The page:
Provision virtual machine disk storage in Azure Stack

Applies to: Azure Stack integrated systems and Azure Stack Development Kit

This article describes how to provision virtual machine disk storage by using the Azure Stack portal or by using PowerShell.

Overview

Beginning with version 1808, Azure Stack supports the use of managed disks and unmanaged disks on virtual machines, as both an operating system (OS) and a data disk. Prior to version 1808, only unmanaged disks are supported.

Managed disks simplify disk management for Azure IaaS VMs by managing the storage accounts associated with the VM disks. You only have to specify the size of disk you need, and Azure Stack creates and manages the disk for you.

Unmanaged disks, require that you create a storage account to store the disks. The disks you create are referred to as VM disks and are stored in containers in the storage account.

Best practice guidelines

To improve performance and reduce the overall costs, we recommend you place each VM disk in a separate container. A container should hold either an OS disk or a data disk, but not both at the same time. (However, there's nothing to prevent you from putting both kinds of disk in the same container.)

If you add one or more data disks to a VM, use additional containers as a location to store these disks. The OS disk for additional VMs should also be in their own containers.

When you create multiple VMs, you can reuse the same storage account for each new virtual machine. Only the containers you create should be unique.

Adding new disks

The following table summarizes how to add disks by using the portal and by using PowerShell.

Method Options
User portal - Add new data disks to an existing VM. New disks are created by Azure Stack.

- Add an existing disk (.vhd) file to a previously provisioned VM. To do this, you must prepare the .vhd and then upload the file to Azure Stack.
PowerShell - Create a new VM with an OS disk, and at the same time add one or more data disks to that VM.

Use the portal to add disks to a VM

By default, when you use the portal to create a VM for most marketplace items, only the OS disk is created.

After you create a VM, you can use the portal to:

  • Create a new data disk and attach it to the VM.
  • Upload an existing data disk and attach it to the VM.

Each unmanaged disk you add should be put in a separate container.

Note

Disks created and managed by Azure are called managed disks.

Use the portal to create and attach a new data disk

  1. In the portal, choose Virtual machines.
    Example: VM dashboard

  2. Select a virtual machine that has previously been provisioned.
    Example: Select a VM in the dashboard

  3. For the virtual machine, select Disks > Attach new.
    Example: Attach a new disk to the vm

  4. In the Attach new disk pane, select Location. By default, the Location is set to the same container that holds the OS disk.
    Example: Set the disk location

  5. Select the Storage account to use. Next, select the Container where you want to put the data disk. From the Containers page, you can create a new container if you want. You can then change the location for the new disk to its own container. When you use a separate container for each disk, you distribute the placement of the data disk that can improve performance. Choose Select to save the selection.
    Example: Select a container

  6. In the Attach new disk page, update the Name, Type, Size, and Host caching settings of the disk. Then select OK to save the new disk configuration for the VM.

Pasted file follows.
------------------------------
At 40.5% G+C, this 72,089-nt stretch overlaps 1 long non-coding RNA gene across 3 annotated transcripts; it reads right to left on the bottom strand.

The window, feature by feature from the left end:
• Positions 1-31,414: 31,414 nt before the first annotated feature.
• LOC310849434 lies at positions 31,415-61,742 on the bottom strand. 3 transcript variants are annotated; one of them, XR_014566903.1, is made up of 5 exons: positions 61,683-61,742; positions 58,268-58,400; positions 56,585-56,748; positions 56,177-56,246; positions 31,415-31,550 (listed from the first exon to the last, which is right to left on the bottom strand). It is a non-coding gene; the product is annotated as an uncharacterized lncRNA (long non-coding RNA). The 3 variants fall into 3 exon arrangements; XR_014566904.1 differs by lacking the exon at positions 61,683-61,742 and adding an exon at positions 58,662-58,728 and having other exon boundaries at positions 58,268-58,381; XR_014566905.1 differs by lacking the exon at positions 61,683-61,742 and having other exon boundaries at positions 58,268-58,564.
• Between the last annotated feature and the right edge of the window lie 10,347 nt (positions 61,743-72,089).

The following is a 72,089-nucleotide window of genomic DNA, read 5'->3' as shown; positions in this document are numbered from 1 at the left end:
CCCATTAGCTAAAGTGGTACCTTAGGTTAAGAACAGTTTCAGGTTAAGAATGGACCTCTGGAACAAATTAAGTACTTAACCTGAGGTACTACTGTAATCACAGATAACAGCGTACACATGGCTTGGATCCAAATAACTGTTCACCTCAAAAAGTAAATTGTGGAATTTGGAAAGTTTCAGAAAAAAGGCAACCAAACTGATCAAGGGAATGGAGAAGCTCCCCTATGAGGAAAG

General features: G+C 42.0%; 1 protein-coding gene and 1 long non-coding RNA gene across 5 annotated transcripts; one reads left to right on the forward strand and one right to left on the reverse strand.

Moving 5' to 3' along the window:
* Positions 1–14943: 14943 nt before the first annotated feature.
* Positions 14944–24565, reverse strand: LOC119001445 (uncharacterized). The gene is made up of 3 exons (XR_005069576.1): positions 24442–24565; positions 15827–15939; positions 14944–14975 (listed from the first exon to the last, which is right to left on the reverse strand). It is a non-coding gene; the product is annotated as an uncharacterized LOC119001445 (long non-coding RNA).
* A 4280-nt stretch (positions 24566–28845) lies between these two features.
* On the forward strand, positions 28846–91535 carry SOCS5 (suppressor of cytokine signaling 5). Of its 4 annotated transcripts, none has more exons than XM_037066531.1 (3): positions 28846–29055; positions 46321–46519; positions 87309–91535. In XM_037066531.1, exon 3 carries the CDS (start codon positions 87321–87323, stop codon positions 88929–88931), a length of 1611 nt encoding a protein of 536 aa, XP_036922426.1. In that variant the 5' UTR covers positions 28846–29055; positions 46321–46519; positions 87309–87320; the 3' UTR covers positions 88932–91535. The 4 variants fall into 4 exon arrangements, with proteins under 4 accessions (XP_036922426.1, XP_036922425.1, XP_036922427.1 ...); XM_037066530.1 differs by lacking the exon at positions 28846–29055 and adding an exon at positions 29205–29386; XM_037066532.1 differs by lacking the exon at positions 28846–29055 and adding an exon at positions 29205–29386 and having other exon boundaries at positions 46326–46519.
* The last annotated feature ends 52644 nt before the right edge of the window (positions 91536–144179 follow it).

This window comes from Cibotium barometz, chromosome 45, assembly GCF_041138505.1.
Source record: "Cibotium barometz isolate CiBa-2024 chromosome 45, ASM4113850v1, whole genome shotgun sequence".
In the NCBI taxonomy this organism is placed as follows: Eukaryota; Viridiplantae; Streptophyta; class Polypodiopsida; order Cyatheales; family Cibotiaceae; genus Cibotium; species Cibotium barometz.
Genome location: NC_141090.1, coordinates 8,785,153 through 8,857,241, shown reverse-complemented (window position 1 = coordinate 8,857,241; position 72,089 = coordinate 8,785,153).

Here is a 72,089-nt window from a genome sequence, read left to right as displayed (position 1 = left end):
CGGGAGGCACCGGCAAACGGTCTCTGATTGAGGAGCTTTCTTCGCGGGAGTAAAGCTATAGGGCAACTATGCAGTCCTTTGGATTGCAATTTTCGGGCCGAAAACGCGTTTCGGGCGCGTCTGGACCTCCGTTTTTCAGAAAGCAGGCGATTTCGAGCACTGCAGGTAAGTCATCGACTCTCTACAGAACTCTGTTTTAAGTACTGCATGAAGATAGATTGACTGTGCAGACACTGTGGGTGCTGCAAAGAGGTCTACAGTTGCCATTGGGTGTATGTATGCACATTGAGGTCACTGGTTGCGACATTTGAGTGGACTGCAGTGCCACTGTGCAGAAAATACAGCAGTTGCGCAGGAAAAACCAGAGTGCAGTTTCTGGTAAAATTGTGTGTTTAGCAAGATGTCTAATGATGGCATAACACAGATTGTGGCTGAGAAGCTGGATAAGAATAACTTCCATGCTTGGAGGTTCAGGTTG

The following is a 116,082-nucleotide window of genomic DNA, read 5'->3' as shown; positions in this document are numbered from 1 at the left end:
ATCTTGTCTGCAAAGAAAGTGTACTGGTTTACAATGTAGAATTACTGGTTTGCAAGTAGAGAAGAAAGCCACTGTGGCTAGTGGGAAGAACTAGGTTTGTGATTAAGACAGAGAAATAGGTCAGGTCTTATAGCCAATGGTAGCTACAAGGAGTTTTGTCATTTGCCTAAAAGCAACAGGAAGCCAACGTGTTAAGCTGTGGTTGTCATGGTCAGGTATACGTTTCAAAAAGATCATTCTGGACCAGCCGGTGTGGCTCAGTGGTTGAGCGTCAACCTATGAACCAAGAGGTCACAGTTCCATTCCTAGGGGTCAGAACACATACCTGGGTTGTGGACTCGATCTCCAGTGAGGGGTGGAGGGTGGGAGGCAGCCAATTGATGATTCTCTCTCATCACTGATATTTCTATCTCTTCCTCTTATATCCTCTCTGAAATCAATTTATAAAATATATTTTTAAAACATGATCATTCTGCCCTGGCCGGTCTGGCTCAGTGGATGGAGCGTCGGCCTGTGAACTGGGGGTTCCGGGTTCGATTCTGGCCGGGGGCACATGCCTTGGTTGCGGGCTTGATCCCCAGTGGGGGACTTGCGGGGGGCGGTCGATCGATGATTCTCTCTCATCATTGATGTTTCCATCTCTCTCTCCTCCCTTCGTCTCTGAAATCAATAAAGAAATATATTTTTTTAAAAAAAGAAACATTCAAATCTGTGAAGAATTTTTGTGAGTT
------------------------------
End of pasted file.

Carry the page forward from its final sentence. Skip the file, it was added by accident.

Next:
Example: Complete disk attachment

  7. After Azure Stack creates the disk and attaches it to the virtual machine, the new disk is listed in the virtual machine's disk settings under DATA DISKS.
    Example: View disk

Attach an existing data disk to a VM

  1. Prepare a .vhd file for use as data disk for a VM. Upload that .vhd file to a storage account that you use with the VM that you want to attach the .vhd file to.

    Plan to use a different container to hold the .vhd file than the container that holds the OS disk.
    Example: Upload a VHD file

  2. After the .vhd file is uploaded, you are ready to attach the VHD to a VM. In the menu on the left, select Virtual machines.
    Example: Select a VM in the dashboard

  3. Choose the virtual machine from the list.
    Example: Select a VM in the dashboard

  4. On the page for the virtual machine, select Disks > Attach existing.
    Example: Attach an existing disk

  5. In the Attach existing disk page, select VHD File. The Storage accounts page opens.
    Example: Select a VHD file

  6. Under Storage accounts, select the account to use, and then choose a container that holds the .vhd file you previously uploaded. Select the .vhd file, and then choose Select to save the selection.
    Example: Select a container

  7. Under Attach existing disk, the file you selected is listed under VHD File. Update the Host caching setting of the disk, and then select OK to save the new disk configuration for the VM.
    Example: Attach the VHD file

  8. After Azure Stack creates the disk and attaches it to the virtual machine, the new disk is listed in the virtual machine's disk settings under Data Disks.
    Example: Complete the disk attach

Use PowerShell to add multiple unmanaged disks to a VM

You can use PowerShell to provision a VM and add a new data disk or attach a pre-existing .vhd file as a data disk.

The Add-AzureRmVMDataDisk cmdlet adds a data disk to a virtual machine. You can add a data disk when you create a virtual machine, or you can add a data disk to an existing virtual machine. Specify the VhdUri parameter to distribute the disks to different containers.

Add data disks to a new virtual machine

The following examples use PowerShell commands to create a VM with three data disks, each placed in a different container.